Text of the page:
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Eriq La Salle,
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Joshua Michael Stern
Abby, four years out of college, an aimless child of privilege, comes to Tokyo to be with her boyfriend, who promptly leaves for Osaka. She wants to stay in Tokyo in hopes he'll come back to her, but she's miserable: she speaks little Japanese and has a dull job as a law-firm gopher. She stumbles into the neighborhood ramen shop operated by the aging master chef Maezumi and his wife Reiko. His soup cheers Abby, so she decides to apprentice herself to him. He's uninterested, she's insistent, so he shouts at her and gives her all the cleaning to do. Weeks go by; she's persistent. Will he ever actually teach her to cook? And if he does, will she bring the requisite spirit to the job? Written by
A Creative and Fascinating Fusion of Japanese and American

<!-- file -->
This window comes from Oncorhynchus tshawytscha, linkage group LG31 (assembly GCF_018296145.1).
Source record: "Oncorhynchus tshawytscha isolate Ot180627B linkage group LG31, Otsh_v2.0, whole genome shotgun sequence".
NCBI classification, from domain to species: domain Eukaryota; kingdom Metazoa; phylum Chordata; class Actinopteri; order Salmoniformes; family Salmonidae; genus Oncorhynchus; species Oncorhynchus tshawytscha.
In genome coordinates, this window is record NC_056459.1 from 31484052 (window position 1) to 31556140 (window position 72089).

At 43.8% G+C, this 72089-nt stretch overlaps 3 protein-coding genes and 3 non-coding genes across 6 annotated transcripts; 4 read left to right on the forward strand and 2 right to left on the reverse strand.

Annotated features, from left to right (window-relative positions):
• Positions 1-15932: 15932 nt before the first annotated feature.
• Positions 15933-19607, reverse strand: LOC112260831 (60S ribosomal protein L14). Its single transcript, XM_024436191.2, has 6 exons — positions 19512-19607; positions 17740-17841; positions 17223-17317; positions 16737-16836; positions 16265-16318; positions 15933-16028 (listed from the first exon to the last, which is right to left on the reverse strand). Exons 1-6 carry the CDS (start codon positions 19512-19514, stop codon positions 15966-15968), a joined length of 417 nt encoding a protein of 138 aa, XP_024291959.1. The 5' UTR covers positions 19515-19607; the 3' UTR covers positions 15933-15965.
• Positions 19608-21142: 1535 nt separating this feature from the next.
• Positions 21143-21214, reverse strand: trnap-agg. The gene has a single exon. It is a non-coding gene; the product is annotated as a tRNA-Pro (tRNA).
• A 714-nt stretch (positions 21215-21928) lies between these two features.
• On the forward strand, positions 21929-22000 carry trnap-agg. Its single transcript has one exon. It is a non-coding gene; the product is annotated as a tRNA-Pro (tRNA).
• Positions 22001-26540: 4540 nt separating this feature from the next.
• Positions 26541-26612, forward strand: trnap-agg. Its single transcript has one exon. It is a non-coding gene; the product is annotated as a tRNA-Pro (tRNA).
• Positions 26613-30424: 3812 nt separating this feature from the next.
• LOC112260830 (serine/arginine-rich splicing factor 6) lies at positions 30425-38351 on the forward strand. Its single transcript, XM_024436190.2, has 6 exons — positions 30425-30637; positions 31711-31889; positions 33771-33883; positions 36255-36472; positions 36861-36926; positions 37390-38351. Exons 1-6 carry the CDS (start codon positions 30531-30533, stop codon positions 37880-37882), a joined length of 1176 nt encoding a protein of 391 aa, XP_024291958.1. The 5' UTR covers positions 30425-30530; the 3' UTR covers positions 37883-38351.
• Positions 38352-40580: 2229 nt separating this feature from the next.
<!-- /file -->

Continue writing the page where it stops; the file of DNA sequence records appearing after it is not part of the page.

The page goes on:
Shot on location this drama is unique in that it attempts to portray a spoiled (rich) girl literally abandoned in Tokyo Japan and whose solace is found in learning to cook Ramen noodles from a grumpy and difficult Ramen cook. What makes this movie special is its heavy use of actual Japanese dialogue with subtitles and Brittany Murphy's character's actual very limited Japanese. What happens on screen is a rarely seen storyline where the main characters are relatively clueless as to what the other person is talking about. Somewhat like ENEMY MINE (1985), a sci fi movie where the protagonist and antagonist are aliens to each other, Brittany's character and her sensei (teacher) must bumble through somehow. There is also suggestive similarities to SIMPLY Irresistible (1999) where Sarah Michelle Gellar cooks up emotional dishes but without the literal magic in that movie. Unfortunately a few editing problems and storyline line flow are disrupted by the sometimes later collapse or confusion as to the English/Japanese language barrier (where there are a few scenes where it's confusing as to how much Japanese and English the characters understand, and also some underdeveloped backstories and follow-through on their emotionally satisfying resolution (the sensei's son for example). While played as a drama, it is somewhat light on the drama which in some ways misses the opportunity to play it even more straight and serious which may have enabled this movie to become an actual serious contender for an award. The ending also didn't seem to quite gel in some ways as the abrupt nature of the changes in Brittany's character's life seem somewhat sudden and inconsistent with how the movie seemed to be flowing.
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